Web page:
PURPOSFULLY MONITORING CHANGES AND RELIABLY PROJECTING THEM
Themenbereichs Icon

Thematic Area

Smart Models / Monitoring

Vision

Smart models and monitoring allow complex environmental systems to be analysed and reliable predictions to be made about how environmental systems will react to anthropogenic disturbance.

To this end we have to succeed in reducing models to the absolute minimum required level of complexity and in optimally parameterizing them. This is a tremendous challenge in light of the complexity of environmental systems, the countless human-nature interactions, the extent, range or limitations of data, the different temporal and spatial scales and the human factor.


Challenges

Environmental systems are extremely dynamic, shifting from chaotic and unstructured complex states to diverse but structured complex states and vice-versa. Their characteristics and driving forces are not only heterogeneous, but also move on different temporal and spatial scales. If one then considers the multiplicity of interacting change processes on different scales that can lead to nonlinear and delayed reactions in environmental systems, it becomes clear just how difficult it is to explore and observe environmental systems in a measurable way or to describe and analyse them using models. Even if we succeed in developing predictive regional models for water -, energy- and material flows, biodiversity or ecosystem functions, then these results are largely afflicted with factors of uncertainty and it is imperative that such uncertainties are quantified and communicated. Furthermore, we are becoming more and more conscious of just how important it is to include the unpredictable human factor in models.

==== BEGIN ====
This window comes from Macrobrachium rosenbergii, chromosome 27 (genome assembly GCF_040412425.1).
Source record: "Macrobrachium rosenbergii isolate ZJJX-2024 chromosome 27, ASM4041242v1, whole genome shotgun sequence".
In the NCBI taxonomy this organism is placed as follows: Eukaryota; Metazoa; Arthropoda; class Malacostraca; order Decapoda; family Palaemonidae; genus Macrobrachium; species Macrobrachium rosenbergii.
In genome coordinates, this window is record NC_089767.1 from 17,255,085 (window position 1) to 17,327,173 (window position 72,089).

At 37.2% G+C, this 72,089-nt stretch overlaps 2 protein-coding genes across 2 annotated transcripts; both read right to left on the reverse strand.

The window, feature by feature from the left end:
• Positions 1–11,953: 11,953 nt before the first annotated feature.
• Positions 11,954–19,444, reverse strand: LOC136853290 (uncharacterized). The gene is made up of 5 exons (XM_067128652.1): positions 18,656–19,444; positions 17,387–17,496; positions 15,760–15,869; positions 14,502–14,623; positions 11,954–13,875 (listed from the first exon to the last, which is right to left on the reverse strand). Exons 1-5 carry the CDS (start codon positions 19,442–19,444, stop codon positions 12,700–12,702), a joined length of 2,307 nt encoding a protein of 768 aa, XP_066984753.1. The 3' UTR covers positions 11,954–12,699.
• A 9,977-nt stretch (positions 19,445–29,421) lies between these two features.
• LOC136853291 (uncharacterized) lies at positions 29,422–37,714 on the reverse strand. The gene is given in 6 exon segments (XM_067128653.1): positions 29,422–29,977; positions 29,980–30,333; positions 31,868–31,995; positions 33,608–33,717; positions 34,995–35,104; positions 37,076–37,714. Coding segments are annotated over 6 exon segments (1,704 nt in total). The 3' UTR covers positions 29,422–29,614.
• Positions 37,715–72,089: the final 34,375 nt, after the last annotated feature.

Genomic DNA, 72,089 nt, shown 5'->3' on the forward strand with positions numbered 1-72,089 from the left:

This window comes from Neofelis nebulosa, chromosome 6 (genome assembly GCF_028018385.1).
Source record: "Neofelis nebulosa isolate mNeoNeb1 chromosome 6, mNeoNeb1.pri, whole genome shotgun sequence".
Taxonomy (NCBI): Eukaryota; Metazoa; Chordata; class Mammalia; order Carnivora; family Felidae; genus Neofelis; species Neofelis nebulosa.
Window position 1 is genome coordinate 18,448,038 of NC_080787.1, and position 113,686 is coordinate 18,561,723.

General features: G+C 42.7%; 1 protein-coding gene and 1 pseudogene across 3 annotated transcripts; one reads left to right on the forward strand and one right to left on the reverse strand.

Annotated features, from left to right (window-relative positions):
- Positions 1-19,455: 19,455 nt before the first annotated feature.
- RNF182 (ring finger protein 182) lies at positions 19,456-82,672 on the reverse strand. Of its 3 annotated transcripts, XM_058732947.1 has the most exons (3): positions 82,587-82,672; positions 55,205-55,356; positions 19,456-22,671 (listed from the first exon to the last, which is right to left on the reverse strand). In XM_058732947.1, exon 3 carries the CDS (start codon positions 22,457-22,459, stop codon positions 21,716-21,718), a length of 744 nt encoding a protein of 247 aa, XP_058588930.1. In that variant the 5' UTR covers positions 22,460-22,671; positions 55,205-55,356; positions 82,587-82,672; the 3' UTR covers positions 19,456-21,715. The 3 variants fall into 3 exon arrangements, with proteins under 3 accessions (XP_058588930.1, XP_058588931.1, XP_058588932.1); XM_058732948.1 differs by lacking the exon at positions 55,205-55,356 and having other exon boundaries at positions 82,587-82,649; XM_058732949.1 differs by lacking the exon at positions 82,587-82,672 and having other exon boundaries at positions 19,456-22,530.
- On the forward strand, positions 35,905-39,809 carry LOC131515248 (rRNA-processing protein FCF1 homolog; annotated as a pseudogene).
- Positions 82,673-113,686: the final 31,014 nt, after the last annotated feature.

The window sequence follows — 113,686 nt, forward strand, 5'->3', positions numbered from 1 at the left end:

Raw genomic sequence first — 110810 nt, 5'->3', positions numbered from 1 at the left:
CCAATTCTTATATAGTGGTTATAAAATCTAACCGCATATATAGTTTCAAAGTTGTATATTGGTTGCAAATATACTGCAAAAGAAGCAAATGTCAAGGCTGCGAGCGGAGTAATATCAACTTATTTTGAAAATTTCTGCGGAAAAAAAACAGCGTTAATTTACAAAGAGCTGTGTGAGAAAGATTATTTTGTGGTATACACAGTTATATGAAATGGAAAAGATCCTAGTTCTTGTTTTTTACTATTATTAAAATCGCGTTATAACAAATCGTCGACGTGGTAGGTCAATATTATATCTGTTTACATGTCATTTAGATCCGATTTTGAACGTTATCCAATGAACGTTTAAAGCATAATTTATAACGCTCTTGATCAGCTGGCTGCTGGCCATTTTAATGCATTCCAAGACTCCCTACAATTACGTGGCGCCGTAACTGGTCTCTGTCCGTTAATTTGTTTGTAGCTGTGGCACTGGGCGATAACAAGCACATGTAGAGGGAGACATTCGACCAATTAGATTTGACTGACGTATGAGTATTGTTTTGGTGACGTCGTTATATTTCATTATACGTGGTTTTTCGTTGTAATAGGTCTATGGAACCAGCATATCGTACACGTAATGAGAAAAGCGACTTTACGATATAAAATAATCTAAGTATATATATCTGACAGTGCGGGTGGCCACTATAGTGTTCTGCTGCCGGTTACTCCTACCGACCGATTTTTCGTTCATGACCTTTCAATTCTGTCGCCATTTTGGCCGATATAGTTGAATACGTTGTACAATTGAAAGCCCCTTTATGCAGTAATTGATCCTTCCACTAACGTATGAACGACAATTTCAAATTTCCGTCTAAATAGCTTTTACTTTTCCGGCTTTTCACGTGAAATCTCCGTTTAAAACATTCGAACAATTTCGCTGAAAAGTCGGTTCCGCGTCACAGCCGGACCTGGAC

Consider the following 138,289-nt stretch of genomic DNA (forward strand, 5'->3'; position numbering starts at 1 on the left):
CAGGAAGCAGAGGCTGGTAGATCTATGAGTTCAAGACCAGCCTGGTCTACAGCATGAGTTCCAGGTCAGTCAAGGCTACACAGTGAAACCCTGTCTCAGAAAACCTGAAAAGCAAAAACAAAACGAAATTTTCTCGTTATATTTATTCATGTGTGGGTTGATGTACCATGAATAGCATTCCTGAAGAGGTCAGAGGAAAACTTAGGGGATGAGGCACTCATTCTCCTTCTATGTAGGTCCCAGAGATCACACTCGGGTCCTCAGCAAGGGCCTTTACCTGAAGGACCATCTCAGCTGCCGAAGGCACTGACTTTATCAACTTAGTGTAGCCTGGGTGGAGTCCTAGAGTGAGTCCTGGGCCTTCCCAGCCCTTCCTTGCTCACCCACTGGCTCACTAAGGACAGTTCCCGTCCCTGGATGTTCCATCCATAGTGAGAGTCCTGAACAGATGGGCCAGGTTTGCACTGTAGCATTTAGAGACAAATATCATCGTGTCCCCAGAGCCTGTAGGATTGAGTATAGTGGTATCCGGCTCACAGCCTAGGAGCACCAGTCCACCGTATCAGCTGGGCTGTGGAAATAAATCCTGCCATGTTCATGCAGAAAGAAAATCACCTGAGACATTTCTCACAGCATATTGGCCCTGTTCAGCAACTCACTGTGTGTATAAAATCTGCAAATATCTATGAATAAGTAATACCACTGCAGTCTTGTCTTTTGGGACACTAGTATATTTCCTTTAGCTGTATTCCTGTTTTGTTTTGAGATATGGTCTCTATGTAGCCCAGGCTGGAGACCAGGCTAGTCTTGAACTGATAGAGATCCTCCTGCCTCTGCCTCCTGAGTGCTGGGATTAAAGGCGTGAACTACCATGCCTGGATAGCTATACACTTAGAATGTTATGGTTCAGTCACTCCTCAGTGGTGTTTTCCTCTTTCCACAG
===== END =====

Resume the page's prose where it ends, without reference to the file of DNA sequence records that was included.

Uncertainties in predictions need to be quantified and communicated.


Questions

What is the right amount of simplicity or reduced complexity for environmental system models that will still provide us with reliable predictions? How does one reduce complexity? How can environmental systems such as the geological underground, soils, entire forest systems or river catchments be explored and observed over longer periods of time? How can gaps in the data be filled? Is the answer only through monitoring? Or can existing data also be extrapolated? Is there any quality control for large data sets? How (in)accurate are forecasts? Can the human factor really be portrayed in models?
 

So far the scientific community has taken two different paths. Scientists in this field either tend to develop multi-processing, complex models with an ultra-high resolution both temporally and spatially that are extremely complex and simulate a clearly too accurate forecast. Alternatively, they use over-simplified conceptual models, which have been adapted to specific regions, ecosystems or species communities and cannot therefore easily be transferred to other environmental systems or regions.

Scientists in the thematic field "smart models and monitoring" on the other hand have adopted a completely new approach. They have developed a hydrological modelling system based on the knowledge that large-scale phenomena such as the regional flow of a catchment area does not necessarily depend on all of the small-scale characteristics of this catchment area.

Investigation-, monitoring- and measuring campaigns must be driven from the model approach and the question we wish to answer.

Hence, it follows that a model can be made much simpler without losing its predictive power. This characteristic is referred to as the self-averaging property. The model has an optimal degree of complexity, is practical and can be transferred to other regions. These kinds of models are called "smart models". If the UFZ intends to keep following the smart model path, then data sets that are already available from various sources need to be prepared in such a way and undergo quality control to ensure that they are suitable to answer the respective question.